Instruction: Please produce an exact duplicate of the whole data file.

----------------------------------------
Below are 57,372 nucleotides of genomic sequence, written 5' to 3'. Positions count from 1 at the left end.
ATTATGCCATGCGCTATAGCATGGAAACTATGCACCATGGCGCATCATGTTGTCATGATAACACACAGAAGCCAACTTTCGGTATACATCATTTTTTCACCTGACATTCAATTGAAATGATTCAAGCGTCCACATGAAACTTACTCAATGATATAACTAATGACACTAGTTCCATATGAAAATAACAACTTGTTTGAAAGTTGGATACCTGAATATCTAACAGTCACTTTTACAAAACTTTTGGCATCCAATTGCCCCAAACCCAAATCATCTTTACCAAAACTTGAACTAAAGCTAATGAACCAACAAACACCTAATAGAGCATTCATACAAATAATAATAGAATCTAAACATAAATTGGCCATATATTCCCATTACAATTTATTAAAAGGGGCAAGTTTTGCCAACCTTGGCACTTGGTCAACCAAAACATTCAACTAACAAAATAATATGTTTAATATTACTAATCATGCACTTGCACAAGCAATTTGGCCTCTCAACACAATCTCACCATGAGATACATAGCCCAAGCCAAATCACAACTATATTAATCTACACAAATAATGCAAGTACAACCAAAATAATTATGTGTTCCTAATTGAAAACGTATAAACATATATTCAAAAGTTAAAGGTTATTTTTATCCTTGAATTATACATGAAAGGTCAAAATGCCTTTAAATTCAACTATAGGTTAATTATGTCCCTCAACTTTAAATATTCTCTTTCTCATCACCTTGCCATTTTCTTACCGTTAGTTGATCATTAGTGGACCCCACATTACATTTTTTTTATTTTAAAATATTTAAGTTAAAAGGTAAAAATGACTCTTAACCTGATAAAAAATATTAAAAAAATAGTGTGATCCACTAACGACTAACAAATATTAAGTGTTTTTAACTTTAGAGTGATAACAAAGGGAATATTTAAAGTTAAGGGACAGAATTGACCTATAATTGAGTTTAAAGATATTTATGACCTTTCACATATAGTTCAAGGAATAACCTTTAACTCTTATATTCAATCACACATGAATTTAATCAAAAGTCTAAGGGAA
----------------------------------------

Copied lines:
Below are 57,372 nucleotides of genomic sequence, written 5' to 3'. Positions count from 1 at the left end.
ATTATGCCATGCGCTATAGCATGGAAACTATGCACCATGGCGCATCATGTTGTCATGATAACACACAGAAGCCAACTTTCGGTATACATCATTTTTTCACCTGACATTCAATTGAAATGATTCAAGCGTCCACATGAAACTTACTCAATGATATAACTAATGACACTAGTTCCATATGAAAATAACAACTTGTTTGAAAGTTGGATACCTGAATATCTAACAGTCACTTTTACAAAACTTTTGGCATCCAATTGCCCCAAACCCAAATCATCTTTACCAAAACTTGAACTAAAGCTAATGAACCAACAAACACCTAATAGAGCATTCATACAAATAATAATAGAATCTAAACATAAATTGGCCATATATTCCCATTACAATTTATTAAAAGGGGCAAGTTTTGCCAACCTTGGCACTTGGTCAACCAAAACATTCAACTAACAAAATAATATGTTTAATATTACTAATCATGCACTTGCACAAGCAATTTGGCCTCTCAACACAATCTCACCATGAGATACATAGCCCAAGCCAAATCACAACTATATTAATCTACACAAATAATGCAAGTACAACCAAAATAATTATGTGTTCCTAATTGAAAACGTATAAACATATATTCAAAAGTTAAAGGTTATTTTTATCCTTGAATTATACATGAAAGGTCAAAATGCCTTTAAATTCAACTATAGGTTAATTATGTCCCTCAACTTTAAATATTCTCTTTCTCATCACCTTGCCATTTTCTTACCGTTAGTTGATCATTAGTGGACCCCACATTACATTTTTTTTATTTTAAAATATTTAAGTTAAAAGGTAAAAATGACTCTTAACCTGATAAAAAATATTAAAAAAATAGTGTGATCCACTAACGACTAACAAATATTAAGTGTTTTTAACTTTAGAGTGATAACAAAGGGAATATTTAAAGTTAAGGGACAGAATTGACCTATAATTGAGTTTAAAGATATTTATGACCTTTCACATATAGTTCAAGGAATAACCTTTAACTCTTATATTCAATCACACATGAATTTAATCAAAAGTCTAAGGGAA